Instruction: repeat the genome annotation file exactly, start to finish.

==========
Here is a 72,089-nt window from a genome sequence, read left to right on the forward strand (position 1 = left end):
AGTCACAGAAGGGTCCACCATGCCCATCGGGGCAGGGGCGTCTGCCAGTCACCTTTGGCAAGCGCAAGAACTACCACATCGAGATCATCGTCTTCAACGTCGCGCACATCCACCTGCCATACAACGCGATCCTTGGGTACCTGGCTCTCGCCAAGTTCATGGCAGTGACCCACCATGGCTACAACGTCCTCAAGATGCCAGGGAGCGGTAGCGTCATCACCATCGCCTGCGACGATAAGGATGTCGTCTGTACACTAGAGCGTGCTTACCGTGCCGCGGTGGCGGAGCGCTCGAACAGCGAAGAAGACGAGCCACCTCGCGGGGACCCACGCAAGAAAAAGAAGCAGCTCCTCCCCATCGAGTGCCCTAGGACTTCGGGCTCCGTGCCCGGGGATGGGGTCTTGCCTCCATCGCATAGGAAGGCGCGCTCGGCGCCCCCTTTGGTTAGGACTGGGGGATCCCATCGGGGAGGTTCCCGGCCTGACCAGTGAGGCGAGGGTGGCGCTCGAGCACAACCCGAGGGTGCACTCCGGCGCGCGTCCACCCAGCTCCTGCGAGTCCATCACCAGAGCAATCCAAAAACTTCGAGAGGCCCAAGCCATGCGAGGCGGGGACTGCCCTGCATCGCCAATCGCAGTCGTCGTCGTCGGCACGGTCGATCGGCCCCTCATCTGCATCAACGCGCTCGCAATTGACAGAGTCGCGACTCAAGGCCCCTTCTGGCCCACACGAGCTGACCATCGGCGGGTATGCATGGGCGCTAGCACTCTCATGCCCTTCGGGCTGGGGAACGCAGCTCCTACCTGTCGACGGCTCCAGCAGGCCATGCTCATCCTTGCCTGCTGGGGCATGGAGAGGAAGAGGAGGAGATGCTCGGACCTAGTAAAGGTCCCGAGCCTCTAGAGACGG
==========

Here is a 72,089-nt window from a genome sequence, read left to right on the forward strand (position 1 = left end):
AGTCACAGAAGGGTCCACCATGCCCATCGGGGCAGGGGCGTCTGCCAGTCACCTTTGGCAAGCGCAAGAACTACCACATCGAGATCATCGTCTTCAACGTCGCGCACATCCACCTGCCATACAACGCGATCCTTGGGTACCTGGCTCTCGCCAAGTTCATGGCAGTGACCCACCATGGCTACAACGTCCTCAAGATGCCAGGGAGCGGTAGCGTCATCACCATCGCCTGCGACGATAAGGATGTCGTCTGTACACTAGAGCGTGCTTACCGTGCCGCGGTGGCGGAGCGCTCGAACAGCGAAGAAGACGAGCCACCTCGCGGGGACCCACGCAAGAAAAAGAAGCAGCTCCTCCCCATCGAGTGCCCTAGGACTTCGGGCTCCGTGCCCGGGGATGGGGTCTTGCCTCCATCGCATAGGAAGGCGCGCTCGGCGCCCCCTTTGGTTAGGACTGGGGGATCCCATCGGGGAGGTTCCCGGCCTGACCAGTGAGGCGAGGGTGGCGCTCGAGCACAACCCGAGGGTGCACTCCGGCGCGCGTCCACCCAGCTCCTGCGAGTCCATCACCAGAGCAATCCAAAAACTTCGAGAGGCCCAAGCCATGCGAGGCGGGGACTGCCCTGCATCGCCAATCGCAGTCGTCGTCGTCGGCACGGTCGATCGGCCCCTCATCTGCATCAACGCGCTCGCAATTGACAGAGTCGCGACTCAAGGCCCCTTCTGGCCCACACGAGCTGACCATCGGCGGGTATGCATGGGCGCTAGCACTCTCATGCCCTTCGGGCTGGGGAACGCAGCTCCTACCTGTCGACGGCTCCAGCAGGCCATGCTCATCCTTGCCTGCTGGGGCATGGAGAGGAAGAGGAGGAGATGCTCGGACCTAGTAAAGGTCCCGAGCCTCTAGAGACGG